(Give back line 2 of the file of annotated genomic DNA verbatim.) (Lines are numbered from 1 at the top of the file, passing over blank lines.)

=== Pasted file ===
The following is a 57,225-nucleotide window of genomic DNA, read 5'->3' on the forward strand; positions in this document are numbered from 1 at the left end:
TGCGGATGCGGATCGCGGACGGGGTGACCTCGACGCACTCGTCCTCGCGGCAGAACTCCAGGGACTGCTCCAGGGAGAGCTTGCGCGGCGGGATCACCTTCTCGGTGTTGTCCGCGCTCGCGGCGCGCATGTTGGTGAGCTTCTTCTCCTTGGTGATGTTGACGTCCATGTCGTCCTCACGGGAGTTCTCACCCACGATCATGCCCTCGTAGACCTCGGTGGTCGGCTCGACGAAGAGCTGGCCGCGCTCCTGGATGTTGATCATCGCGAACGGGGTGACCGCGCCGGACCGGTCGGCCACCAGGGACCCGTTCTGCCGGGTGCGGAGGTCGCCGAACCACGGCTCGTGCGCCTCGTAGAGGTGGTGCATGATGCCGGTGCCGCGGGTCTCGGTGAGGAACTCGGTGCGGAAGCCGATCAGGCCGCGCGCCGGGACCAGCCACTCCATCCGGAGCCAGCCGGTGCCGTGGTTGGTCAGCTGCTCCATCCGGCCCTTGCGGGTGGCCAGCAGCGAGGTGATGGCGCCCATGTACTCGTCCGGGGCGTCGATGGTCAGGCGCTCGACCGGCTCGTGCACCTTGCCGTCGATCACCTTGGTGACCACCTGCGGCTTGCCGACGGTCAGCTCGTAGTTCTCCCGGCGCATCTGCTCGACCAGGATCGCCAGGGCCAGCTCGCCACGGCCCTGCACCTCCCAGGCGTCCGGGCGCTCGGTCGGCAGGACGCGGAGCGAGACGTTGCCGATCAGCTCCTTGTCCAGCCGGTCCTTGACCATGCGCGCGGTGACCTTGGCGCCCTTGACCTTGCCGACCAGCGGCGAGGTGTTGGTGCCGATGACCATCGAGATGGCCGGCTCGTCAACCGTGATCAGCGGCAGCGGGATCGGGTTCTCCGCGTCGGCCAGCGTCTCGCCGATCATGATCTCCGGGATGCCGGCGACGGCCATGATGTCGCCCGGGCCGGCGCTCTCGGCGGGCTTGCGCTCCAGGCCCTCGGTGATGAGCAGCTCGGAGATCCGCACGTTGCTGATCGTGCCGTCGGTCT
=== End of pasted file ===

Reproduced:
TGCGGATGCGGATCGCGGACGGGGTGACCTCGACGCACTCGTCCTCGCGGCAGAACTCCAGGGACTGCTCCAGGGAGAGCTTGCGCGGCGGGATCACCTTCTCGGTGTTGTCCGCGCTCGCGGCGCGCATGTTGGTGAGCTTCTTCTCCTTGGTGATGTTGACGTCCATGTCGTCCTCACGGGAGTTCTCACCCACGATCATGCCCTCGTAGACCTCGGTGGTCGGCTCGACGAAGAGCTGGCCGCGCTCCTGGATGTTGATCATCGCGAACGGGGTGACCGCGCCGGACCGGTCGGCCACCAGGGACCCGTTCTGCCGGGTGCGGAGGTCGCCGAACCACGGCTCGTGCGCCTCGTAGAGGTGGTGCATGATGCCGGTGCCGCGGGTCTCGGTGAGGAACTCGGTGCGGAAGCCGATCAGGCCGCGCGCCGGGACCAGCCACTCCATCCGGAGCCAGCCGGTGCCGTGGTTGGTCAGCTGCTCCATCCGGCCCTTGCGGGTGGCCAGCAGCGAGGTGATGGCGCCCATGTACTCGTCCGGGGCGTCGATGGTCAGGCGCTCGACCGGCTCGTGCACCTTGCCGTCGATCACCTTGGTGACCACCTGCGGCTTGCCGACGGTCAGCTCGTAGTTCTCCCGGCGCATCTGCTCGACCAGGATCGCCAGGGCCAGCTCGCCACGGCCCTGCACCTCCCAGGCGTCCGGGCGCTCGGTCGGCAGGACGCGGAGCGAGACGTTGCCGATCAGCTCCTTGTCCAGCCGGTCCTTGACCATGCGCGCGGTGACCTTGGCGCCCTTGACCTTGCCGACCAGCGGCGAGGTGTTGGTGCCGATGACCATCGAGATGGCCGGCTCGTCAACCGTGATCAGCGGCAGCGGGATCGGGTTCTCCGCGTCGGCCAGCGTCTCGCCGATCATGATCTCCGGGATGCCGGCGACGGCCATGATGTCGCCCGGGCCGGCGCTCTCGGCGGGCTTGCGCTCCAGGCCCTCGGTGATGAGCAGCTCGGAGATCCGCACGTTGCTGATCGTGCCGTCGGTCT